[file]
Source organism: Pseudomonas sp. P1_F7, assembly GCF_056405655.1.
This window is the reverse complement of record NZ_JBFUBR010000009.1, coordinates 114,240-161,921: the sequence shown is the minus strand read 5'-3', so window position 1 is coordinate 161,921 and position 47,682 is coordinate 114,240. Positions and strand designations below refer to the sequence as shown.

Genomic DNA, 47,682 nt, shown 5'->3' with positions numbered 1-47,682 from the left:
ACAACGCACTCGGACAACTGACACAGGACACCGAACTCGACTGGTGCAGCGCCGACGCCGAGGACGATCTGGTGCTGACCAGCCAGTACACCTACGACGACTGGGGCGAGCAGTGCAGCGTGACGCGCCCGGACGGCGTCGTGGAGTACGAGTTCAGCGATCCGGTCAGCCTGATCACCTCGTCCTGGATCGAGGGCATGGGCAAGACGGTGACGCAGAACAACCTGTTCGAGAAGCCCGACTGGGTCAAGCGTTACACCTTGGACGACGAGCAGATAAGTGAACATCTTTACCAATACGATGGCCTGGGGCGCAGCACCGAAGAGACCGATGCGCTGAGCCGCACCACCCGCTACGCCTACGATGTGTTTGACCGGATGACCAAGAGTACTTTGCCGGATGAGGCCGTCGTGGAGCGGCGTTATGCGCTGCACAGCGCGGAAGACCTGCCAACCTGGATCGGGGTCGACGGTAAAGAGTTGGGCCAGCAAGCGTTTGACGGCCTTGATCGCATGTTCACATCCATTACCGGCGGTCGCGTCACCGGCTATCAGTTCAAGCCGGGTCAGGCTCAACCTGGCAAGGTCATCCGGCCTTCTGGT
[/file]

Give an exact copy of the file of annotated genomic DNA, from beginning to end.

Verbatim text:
Source organism: Pseudomonas sp. P1_F7, assembly GCF_056405655.1.
This window is the reverse complement of record NZ_JBFUBR010000009.1, coordinates 114,240-161,921: the sequence shown is the minus strand read 5'-3', so window position 1 is coordinate 161,921 and position 47,682 is coordinate 114,240. Positions and strand designations below refer to the sequence as shown.

Genomic DNA, 47,682 nt, shown 5'->3' with positions numbered 1-47,682 from the left:
ACAACGCACTCGGACAACTGACACAGGACACCGAACTCGACTGGTGCAGCGCCGACGCCGAGGACGATCTGGTGCTGACCAGCCAGTACACCTACGACGACTGGGGCGAGCAGTGCAGCGTGACGCGCCCGGACGGCGTCGTGGAGTACGAGTTCAGCGATCCGGTCAGCCTGATCACCTCGTCCTGGATCGAGGGCATGGGCAAGACGGTGACGCAGAACAACCTGTTCGAGAAGCCCGACTGGGTCAAGCGTTACACCTTGGACGACGAGCAGATAAGTGAACATCTTTACCAATACGATGGCCTGGGGCGCAGCACCGAAGAGACCGATGCGCTGAGCCGCACCACCCGCTACGCCTACGATGTGTTTGACCGGATGACCAAGAGTACTTTGCCGGATGAGGCCGTCGTGGAGCGGCGTTATGCGCTGCACAGCGCGGAAGACCTGCCAACCTGGATCGGGGTCGACGGTAAAGAGTTGGGCCAGCAAGCGTTTGACGGCCTTGATCGCATGTTCACATCCATTACCGGCGGTCGCGTCACCGGCTATCAGTTCAAGCCGGGTCAGGCTCAACCTGGCAAGGTCATCCGGCCTTCTGGT